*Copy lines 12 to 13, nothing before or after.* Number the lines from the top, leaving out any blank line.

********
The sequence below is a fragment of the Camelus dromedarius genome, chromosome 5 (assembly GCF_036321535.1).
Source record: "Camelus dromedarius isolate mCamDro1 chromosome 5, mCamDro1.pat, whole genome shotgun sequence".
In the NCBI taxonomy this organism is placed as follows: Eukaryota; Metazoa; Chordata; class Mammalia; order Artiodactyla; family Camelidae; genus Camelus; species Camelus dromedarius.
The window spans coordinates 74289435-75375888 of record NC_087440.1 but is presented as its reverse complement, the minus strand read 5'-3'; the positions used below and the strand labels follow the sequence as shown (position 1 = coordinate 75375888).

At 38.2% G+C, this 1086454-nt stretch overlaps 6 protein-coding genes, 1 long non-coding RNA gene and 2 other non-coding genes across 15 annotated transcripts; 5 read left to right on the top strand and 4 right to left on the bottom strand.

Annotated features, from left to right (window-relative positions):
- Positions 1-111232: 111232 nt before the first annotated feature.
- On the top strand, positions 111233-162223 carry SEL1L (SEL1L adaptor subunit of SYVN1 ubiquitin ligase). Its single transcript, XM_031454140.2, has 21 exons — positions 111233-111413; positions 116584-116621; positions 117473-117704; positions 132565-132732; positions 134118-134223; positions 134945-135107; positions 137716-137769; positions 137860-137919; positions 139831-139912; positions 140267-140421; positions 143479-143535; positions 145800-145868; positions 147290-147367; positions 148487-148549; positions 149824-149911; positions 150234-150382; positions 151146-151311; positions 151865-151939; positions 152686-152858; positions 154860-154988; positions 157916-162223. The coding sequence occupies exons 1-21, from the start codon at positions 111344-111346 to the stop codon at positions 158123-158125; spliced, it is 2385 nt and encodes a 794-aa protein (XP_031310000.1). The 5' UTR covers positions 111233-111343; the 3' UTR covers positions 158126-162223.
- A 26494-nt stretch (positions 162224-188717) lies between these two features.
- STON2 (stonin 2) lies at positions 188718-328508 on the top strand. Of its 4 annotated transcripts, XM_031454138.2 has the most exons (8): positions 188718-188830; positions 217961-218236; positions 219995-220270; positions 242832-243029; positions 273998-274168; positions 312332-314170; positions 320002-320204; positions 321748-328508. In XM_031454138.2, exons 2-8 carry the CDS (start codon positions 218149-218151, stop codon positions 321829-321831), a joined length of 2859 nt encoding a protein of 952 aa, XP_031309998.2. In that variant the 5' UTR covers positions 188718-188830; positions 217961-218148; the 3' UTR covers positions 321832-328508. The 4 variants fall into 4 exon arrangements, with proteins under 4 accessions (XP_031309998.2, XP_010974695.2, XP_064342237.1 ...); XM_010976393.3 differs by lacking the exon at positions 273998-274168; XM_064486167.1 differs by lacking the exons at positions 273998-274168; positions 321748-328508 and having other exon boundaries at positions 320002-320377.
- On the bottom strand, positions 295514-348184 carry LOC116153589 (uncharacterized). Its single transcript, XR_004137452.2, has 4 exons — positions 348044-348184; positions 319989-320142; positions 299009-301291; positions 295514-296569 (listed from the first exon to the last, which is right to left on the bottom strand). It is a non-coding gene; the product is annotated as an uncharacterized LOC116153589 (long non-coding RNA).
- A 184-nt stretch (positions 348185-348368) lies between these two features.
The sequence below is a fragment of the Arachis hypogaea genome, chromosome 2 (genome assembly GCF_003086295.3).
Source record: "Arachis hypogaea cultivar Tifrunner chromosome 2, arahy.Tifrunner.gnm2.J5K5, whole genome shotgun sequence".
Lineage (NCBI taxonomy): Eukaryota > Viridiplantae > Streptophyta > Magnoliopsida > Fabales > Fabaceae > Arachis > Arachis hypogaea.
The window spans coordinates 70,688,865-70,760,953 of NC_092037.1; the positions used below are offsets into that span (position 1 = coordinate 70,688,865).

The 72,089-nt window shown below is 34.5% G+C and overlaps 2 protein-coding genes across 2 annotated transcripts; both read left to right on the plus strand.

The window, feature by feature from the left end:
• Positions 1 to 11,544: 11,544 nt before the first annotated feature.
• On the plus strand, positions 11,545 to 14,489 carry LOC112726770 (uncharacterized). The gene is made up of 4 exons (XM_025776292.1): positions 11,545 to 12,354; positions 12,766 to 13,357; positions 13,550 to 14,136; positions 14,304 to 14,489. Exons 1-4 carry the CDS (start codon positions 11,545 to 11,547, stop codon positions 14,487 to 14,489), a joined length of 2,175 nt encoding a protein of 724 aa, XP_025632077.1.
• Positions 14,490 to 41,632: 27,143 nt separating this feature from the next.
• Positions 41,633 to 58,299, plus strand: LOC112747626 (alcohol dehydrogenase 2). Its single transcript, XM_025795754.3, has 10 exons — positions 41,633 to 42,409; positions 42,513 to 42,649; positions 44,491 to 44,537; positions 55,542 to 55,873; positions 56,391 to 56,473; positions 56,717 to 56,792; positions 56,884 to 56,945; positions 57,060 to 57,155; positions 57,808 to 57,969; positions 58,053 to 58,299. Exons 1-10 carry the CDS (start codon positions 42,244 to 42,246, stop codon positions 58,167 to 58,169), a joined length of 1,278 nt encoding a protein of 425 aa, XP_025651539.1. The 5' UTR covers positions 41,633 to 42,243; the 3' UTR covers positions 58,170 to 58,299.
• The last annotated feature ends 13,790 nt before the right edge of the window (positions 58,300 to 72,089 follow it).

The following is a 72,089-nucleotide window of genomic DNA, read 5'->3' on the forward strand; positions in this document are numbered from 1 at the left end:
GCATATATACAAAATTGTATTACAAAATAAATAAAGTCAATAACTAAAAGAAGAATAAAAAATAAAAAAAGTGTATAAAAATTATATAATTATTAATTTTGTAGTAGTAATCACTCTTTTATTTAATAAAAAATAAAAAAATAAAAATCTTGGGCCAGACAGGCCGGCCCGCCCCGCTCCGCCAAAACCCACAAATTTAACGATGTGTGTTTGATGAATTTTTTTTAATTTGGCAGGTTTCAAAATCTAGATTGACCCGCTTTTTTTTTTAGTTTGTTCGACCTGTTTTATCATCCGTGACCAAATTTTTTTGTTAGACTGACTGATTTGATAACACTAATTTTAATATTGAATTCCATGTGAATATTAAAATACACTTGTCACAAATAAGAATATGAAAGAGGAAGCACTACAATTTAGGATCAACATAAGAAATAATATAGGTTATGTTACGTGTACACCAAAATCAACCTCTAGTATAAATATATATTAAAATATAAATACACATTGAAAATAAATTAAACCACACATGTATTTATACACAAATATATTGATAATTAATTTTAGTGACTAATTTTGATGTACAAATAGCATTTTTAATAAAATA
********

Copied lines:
- A 184-nt stretch (positions 348185-348368) lies between these two features.
The sequence below is a fragment of the Arachis hypogaea genome, chromosome 2 (genome assembly GCF_003086295.3).